Effect of Reading Recovery is long term, study finds
A follow-up study of children who received Reading Recovery has found that the effects can still be seen three years later.
Reading Recovery is aimed at six-year-olds in the bottom 5 per cent of readers. Pupils get a 30-minute daily lesson from a trained teacher.
The method is at the heart of the Every Child a Reader programme, under which Reading Recovery teachers also train staff and monitor less intensive literacy interventions throughout the school.
The study, carried out by Jane Hurry and Andrew Holliman of London University's Institute of Education, found that at the end of Year 4, children who had received Reading Recovery were assessed, on average, as working at level 3b - on track for the expected level 4 at the end of Year 6.
By contrast, children who were at a similar standard in Year 1 but had not received Reading Recovery lessons were, on average, at level 2a.
The study, of 73 children who had received Reading Recovery and 48 who had not, also found that the Reading Recovery children were significantly less likely to be identified as having special educational needs.
Jeremy Lunnon, head of St Margaret's CofE Primary in Plumstead, south-east London, said: "We first used it more than 12 years ago, but funding dried up about five years ago. Then, when funding came from Every Child a Reader, we seized the opportunity to get back into it again. There is a clear impact on progress.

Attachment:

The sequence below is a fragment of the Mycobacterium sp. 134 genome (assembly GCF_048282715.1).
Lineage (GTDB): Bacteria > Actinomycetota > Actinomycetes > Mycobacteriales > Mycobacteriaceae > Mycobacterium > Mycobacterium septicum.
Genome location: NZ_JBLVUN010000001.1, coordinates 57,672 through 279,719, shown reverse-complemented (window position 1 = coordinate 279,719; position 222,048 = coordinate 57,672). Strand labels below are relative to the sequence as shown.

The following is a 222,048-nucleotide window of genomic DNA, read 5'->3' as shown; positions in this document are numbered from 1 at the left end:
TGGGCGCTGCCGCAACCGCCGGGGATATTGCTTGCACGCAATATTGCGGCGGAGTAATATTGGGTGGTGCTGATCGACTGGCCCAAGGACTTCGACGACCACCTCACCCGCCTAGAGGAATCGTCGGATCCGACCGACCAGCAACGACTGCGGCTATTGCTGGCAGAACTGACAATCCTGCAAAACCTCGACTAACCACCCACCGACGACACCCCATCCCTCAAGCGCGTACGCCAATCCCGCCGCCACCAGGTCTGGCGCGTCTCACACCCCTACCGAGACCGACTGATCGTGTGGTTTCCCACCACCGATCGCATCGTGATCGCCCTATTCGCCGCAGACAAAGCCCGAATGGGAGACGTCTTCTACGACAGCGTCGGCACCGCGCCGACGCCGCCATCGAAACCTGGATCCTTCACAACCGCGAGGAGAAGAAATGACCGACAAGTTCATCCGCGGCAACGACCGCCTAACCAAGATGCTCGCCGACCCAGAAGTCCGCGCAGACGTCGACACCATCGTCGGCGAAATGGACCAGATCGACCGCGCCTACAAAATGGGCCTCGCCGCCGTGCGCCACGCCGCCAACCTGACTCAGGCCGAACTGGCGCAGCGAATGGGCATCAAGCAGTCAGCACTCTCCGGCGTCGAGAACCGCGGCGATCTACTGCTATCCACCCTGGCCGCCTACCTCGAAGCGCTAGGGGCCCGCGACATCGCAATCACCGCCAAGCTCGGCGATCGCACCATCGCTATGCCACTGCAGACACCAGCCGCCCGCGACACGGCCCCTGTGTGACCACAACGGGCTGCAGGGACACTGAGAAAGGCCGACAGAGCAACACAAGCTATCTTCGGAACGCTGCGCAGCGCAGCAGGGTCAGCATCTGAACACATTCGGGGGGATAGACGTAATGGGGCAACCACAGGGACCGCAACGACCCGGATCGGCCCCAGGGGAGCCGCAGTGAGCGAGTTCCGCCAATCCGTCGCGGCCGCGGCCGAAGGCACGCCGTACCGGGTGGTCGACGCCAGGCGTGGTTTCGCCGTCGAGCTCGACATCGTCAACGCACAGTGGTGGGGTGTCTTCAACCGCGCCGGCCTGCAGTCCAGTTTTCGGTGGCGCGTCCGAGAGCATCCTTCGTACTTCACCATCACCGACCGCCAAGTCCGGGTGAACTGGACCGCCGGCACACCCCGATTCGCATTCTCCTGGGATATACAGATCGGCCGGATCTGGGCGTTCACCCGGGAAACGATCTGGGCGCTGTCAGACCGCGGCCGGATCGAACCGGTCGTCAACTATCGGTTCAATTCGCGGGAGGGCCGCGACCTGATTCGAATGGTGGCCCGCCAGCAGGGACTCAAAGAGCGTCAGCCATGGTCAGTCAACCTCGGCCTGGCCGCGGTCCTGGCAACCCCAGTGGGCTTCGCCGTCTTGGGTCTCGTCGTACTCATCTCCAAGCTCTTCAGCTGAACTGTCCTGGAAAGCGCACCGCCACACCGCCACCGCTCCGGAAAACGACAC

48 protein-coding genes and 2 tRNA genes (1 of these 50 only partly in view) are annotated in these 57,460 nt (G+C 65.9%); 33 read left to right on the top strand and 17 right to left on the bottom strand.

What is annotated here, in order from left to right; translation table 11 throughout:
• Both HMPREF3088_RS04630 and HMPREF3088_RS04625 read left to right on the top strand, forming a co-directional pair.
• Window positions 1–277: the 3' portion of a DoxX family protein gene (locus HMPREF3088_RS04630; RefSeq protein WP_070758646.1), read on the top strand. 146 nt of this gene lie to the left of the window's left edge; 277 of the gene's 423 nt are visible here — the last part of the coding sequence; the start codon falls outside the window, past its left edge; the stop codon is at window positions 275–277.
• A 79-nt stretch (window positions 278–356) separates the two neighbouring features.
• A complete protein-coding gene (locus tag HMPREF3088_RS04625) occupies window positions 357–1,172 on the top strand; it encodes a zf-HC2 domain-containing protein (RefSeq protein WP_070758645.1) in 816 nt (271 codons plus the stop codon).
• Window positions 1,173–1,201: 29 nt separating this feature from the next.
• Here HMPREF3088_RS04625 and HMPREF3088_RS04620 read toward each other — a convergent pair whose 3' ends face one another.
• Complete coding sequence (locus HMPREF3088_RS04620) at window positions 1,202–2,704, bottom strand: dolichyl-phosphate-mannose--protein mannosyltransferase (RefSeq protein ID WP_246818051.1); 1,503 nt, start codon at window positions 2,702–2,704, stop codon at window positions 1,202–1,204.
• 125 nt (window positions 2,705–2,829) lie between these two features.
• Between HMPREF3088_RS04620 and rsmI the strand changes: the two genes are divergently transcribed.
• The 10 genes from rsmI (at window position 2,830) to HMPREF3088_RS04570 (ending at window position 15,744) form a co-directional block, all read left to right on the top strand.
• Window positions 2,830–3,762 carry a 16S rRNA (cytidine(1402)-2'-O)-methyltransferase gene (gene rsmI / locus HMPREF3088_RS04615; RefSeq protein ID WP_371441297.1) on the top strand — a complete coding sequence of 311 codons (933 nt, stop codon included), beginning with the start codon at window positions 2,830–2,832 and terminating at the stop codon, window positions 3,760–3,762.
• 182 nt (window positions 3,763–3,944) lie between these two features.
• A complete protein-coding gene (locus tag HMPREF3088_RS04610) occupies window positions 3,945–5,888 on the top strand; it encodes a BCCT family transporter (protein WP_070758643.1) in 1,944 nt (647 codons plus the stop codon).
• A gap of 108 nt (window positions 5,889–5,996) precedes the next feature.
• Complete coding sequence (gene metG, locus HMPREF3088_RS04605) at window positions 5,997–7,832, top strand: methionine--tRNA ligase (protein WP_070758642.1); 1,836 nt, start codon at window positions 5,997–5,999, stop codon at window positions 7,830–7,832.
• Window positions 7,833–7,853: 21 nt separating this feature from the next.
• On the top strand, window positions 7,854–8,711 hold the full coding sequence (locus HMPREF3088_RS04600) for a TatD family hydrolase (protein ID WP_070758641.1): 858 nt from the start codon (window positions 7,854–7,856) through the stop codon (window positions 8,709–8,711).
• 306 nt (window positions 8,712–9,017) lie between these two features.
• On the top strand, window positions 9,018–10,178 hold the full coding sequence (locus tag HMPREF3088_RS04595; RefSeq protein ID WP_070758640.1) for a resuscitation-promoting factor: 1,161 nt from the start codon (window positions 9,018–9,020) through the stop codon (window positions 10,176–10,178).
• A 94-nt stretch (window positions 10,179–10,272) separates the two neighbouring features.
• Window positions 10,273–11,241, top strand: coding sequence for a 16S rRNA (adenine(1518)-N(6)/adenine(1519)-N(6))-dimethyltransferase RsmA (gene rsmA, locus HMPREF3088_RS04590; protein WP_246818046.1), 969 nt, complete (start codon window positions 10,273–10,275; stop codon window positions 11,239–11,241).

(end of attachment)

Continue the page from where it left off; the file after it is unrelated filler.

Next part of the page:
"To maintain it takes quite a lot of work and we wouldn't do it if it was not adding to children's progress. It works in different ways - some children we do revisit, while others make very rapid progress following the programme.
"Just before Christmas, one of our former pupils came to see her younger brother in a nativity play. She was someone who was pulled up (went through the Reader Recovery programme) and then went from strength to strength and is at university now."
But Reading Recovery has not been free of controversy. A report by the Commons science and technology committee said that evidence supporting its use was of a lower quality than it would expect. It said the programme should not have been rolled out without a randomised controlled trial and called for promising alternatives to be identified and trials put in place.
Criticism of the scheme has centered around its mixed methods. The committee said that although there was more phonics in the modern version, this did not constitute the systematic phonics recommended by government.
By the summer of 2011, 1,800 teachers are expected to be trained in the reading scheme, and 30,000 six-year-olds to have been helped.
The Government funds half the cost - about #163;10,000 - of employing a Reading Recovery teacher. Schools are expected to find the rest of the money.